Julian Cope presents Head Heritage

The Turtles
Grim Reaper Of Love/Come Back


Released 1966 on White Whale
Reviewed by Dave Furgess, 27/03/2001ce


The Turtles are for the most part only remembered for their chart-topping 1967 hit "Happy Together" and their splendid take on Bob Dylan's "It Ain't Me Babe" however during the 60's in the USA they were quite popular and had several minor hits. I even remember them playing a concert in my home town of Bridgeport, Connecticut that created a fair share of pandemonium in 1968. But The Turtles never had the "hip" credibility of other L.A. groups like The Byrds, Mothers, Love or The Doors, so many dismissed them as Top 40 fluff. This was unfortunate because when you begin to dig deeper into the group's catalog one finds many hidden gems like "Outside Chance" and the record we're talking about here "Grim Reaper Of Love".
"Grim Reaper" was The Turtles 4th single and it barely cracked the USA Top 100 peaking at 81. Musically this is the toughest single the group ever made, it comes across like a heady blend of "Still I'm Sad" Yardbirds meets "Underground" era Electric Prunes!, this is full on garage punk classic!. I've played this 45 for a lot of people and nobody ever guessed it was The Turtles. "Grim Reaper" can hold it's head proudly among the likes of The Seeds, Chocolate Watchband, Leaves or any other garage punkers you care to mention.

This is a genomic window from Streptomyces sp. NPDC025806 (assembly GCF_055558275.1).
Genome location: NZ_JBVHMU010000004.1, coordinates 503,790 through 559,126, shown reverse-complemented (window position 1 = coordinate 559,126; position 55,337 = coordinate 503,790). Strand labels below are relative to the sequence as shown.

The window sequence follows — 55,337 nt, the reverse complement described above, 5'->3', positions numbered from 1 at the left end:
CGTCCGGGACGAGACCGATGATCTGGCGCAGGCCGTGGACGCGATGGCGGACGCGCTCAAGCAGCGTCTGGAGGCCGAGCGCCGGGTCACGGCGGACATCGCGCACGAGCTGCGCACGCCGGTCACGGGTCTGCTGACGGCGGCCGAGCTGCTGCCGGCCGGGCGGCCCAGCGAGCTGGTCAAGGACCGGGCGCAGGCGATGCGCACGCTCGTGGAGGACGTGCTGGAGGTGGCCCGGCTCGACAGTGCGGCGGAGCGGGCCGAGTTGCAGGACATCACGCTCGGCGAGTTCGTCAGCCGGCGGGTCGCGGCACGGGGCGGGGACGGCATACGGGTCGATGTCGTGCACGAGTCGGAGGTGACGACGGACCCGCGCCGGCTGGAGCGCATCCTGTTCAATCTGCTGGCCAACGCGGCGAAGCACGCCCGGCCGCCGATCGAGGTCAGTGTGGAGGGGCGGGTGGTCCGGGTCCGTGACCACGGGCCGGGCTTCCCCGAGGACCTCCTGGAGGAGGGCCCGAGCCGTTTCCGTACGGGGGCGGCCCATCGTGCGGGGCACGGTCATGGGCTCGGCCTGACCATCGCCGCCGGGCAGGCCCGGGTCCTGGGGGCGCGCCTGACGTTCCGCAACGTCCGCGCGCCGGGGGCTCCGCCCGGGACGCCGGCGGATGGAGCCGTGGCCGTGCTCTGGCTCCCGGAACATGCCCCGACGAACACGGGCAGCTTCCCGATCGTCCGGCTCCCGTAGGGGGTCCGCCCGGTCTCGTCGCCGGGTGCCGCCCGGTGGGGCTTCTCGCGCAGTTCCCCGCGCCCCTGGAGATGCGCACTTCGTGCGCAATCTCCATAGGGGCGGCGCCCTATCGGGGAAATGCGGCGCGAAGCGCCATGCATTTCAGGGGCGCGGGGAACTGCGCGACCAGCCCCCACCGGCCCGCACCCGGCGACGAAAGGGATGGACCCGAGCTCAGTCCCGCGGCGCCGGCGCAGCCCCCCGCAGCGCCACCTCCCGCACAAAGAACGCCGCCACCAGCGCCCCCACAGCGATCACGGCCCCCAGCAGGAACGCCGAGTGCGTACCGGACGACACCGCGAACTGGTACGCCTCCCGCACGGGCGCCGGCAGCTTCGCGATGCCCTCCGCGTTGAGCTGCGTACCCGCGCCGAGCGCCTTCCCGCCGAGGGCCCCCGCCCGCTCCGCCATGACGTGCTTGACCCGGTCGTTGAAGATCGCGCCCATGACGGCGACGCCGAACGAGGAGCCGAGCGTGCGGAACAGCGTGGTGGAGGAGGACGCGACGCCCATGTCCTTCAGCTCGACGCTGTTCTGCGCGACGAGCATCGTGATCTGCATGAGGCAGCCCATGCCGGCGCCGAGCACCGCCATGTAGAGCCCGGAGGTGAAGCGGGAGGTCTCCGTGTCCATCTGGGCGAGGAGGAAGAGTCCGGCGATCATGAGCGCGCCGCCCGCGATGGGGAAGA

During the 80's future techno kings The Shamen cut an interesting cover of "Grim Reaper" that's worth a listen but The Turtles original is the definitive version and it can still be pretty easily found these days.


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